"Quick Decisions Lead to Quick Outs"
Last month we talked about the importance of leadership qualities in catchers. This month ties right into the application of those qualities.
As catchers, we are often put right in the middle of every play, and frequently asked to make tough decisions in the blink of an eye. Sometimes the decisions we make are the wrong ones, sometimes they can save the inning or game.
It is important for catchers to understand that making a bad decision on the field isn't the worst thing that can happen. Not making any decision at all is often far more detrimental to the team.
Take this situation from a tournament I attended a couple weeks back. Fifth inning, runner on first base, one out, speedy hitter at the plate. The batter takes a mighty hack but tops the ball and it dribbles towards the pitcher. The runner at first base didn't break immediately and is only half way between first and second base. The catcher is silent. The pitcher picks up the ball looks towards second base, double-clutches, turns towards first base to make the throw, and still the catcher is silent. By the time the pitcher committed to making the throw to first base, the runner had already passed the bag. This causes the pitcher to attempt to stop themselves from throwing and the ball slips out of their hand and rolls into foul territory. Both the runner on second and the runner on first advance another base.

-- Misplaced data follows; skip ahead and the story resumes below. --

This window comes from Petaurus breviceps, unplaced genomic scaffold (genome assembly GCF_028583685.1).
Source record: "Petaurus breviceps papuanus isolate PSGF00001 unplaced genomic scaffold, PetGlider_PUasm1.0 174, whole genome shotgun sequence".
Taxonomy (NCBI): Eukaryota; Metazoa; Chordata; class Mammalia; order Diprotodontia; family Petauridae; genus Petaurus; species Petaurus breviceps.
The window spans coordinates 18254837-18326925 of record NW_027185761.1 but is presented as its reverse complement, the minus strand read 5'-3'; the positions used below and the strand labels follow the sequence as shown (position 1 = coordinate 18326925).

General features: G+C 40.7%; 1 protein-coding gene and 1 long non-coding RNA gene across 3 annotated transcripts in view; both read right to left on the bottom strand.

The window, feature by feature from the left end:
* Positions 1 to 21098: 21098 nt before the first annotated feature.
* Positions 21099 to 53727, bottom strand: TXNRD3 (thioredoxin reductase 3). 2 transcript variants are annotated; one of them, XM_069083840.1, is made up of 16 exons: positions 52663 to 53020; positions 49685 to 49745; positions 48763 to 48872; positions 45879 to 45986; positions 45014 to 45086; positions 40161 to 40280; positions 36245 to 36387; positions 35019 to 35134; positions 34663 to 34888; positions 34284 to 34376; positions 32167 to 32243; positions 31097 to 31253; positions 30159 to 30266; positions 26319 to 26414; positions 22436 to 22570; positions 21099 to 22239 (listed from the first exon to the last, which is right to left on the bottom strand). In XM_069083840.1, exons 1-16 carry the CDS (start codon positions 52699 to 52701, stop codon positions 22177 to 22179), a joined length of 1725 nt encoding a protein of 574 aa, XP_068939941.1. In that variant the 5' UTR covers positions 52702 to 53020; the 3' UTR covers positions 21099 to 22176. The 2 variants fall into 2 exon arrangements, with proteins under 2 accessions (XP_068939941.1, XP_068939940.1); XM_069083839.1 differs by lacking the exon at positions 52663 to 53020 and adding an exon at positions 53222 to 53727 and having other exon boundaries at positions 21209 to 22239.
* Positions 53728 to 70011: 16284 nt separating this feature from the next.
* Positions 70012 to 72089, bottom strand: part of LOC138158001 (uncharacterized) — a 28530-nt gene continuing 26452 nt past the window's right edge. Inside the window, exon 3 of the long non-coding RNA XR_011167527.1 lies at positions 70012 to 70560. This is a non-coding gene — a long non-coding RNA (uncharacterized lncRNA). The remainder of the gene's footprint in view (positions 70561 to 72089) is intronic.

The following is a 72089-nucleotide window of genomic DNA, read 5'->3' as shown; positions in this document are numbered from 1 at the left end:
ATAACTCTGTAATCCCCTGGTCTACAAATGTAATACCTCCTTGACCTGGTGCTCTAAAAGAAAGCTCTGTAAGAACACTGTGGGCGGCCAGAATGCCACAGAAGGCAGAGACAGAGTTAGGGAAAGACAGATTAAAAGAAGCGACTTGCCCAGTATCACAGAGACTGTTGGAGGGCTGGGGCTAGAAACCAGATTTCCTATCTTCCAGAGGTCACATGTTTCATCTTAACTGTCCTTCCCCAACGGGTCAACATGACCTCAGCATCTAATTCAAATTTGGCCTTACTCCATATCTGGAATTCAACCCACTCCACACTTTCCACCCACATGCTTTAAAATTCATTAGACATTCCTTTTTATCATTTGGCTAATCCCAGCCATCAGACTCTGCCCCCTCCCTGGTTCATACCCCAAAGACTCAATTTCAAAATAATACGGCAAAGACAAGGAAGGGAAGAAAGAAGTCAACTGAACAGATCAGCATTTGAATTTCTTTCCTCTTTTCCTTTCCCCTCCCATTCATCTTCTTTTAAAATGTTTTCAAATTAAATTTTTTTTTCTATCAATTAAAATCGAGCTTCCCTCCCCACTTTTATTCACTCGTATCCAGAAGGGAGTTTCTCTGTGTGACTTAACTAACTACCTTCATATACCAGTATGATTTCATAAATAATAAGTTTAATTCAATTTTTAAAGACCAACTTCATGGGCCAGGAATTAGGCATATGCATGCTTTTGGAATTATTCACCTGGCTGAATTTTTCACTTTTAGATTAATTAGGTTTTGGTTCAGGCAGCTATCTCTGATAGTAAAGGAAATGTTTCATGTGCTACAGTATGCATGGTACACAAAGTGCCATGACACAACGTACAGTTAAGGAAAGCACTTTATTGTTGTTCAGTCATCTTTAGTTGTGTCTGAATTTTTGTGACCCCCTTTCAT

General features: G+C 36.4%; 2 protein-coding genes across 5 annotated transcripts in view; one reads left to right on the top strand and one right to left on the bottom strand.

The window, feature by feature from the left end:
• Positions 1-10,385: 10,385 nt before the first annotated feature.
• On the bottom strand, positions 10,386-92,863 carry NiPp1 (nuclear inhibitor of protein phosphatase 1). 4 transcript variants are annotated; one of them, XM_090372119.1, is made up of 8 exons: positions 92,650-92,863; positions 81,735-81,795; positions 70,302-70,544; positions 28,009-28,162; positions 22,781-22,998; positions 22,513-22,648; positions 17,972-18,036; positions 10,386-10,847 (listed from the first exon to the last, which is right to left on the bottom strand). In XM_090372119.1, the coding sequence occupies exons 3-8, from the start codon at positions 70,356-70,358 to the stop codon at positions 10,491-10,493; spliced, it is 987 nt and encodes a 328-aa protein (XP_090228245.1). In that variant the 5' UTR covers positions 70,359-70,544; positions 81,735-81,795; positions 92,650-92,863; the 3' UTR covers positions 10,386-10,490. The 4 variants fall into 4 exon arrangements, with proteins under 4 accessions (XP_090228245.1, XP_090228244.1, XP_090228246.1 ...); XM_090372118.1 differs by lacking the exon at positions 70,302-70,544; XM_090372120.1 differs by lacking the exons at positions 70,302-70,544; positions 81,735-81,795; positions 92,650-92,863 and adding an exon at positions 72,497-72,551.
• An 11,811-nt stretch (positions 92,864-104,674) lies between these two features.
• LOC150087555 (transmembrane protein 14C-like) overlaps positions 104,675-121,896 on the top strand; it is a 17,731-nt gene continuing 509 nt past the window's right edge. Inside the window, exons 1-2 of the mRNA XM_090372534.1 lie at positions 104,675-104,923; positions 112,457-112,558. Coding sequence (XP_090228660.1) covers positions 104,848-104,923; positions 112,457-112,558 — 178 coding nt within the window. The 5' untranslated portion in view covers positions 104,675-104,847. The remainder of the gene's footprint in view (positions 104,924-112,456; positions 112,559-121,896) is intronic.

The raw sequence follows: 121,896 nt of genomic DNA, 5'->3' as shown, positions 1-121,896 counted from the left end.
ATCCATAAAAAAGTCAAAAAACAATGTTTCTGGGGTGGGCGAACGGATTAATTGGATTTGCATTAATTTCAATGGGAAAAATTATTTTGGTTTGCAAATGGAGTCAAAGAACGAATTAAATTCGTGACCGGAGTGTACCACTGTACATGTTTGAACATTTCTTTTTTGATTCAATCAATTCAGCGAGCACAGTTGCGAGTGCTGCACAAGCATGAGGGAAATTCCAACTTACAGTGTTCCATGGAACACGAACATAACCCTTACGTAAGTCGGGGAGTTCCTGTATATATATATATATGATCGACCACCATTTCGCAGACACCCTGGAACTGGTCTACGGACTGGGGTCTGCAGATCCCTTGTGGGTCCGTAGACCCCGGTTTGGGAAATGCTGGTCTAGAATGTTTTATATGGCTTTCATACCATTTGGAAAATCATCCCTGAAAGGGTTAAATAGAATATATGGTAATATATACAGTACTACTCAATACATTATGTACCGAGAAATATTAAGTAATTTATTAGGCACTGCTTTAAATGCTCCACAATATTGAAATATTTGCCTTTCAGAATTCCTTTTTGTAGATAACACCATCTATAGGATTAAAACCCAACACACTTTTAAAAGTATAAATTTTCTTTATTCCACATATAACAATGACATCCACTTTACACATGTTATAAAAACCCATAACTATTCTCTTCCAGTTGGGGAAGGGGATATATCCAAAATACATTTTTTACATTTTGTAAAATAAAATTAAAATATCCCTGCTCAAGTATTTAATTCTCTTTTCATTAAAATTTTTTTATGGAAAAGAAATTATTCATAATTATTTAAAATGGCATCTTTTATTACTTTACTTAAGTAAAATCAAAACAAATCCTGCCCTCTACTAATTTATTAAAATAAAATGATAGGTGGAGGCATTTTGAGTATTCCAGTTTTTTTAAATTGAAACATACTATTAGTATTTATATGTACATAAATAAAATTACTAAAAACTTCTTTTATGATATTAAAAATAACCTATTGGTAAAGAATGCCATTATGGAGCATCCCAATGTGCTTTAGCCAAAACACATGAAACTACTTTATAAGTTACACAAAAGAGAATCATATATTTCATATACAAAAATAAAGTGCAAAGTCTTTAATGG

Let's think for a second what would have happened if the catcher was yelling ONE!, ONE!, ONE! the whole time.
On every team I have ever coached and every catcher I have ever worked with, I have made it a point to explain to the catcher that it is their job to be the voice inside their teammates heads. You cannot afford to be silent.
So many catcher are afraid of making a mistake. Directing the play to a base when they have no realistic shot at recording an out, but they don't realize that not saying anything at all is worse. I tell my catchers if you're going to be wrong, be 110% wrong. Sell out to your decision and make sure every single person on the field hears you make one. Be so loud in your decision that your teammates can't hear the voice inside their head disagree. Your commitment to one particular play may not record an out, but indecisiveness will often lead to even more mistakes.
Catchers, you are the voice of your team. You have a perspective on the field that nobody else has and must be able to use that to your advantage. Go with your first instinct when it comes to plays on the field and stand by them. If you aren't confident in your decision it will sound that way when you shout them out and will give your teammates a reason to doubt you. Make your decisions as quickly and as confidently as you can and you'll have a much better chance at being successful.
Thanks for reading this month's Tip of the Month!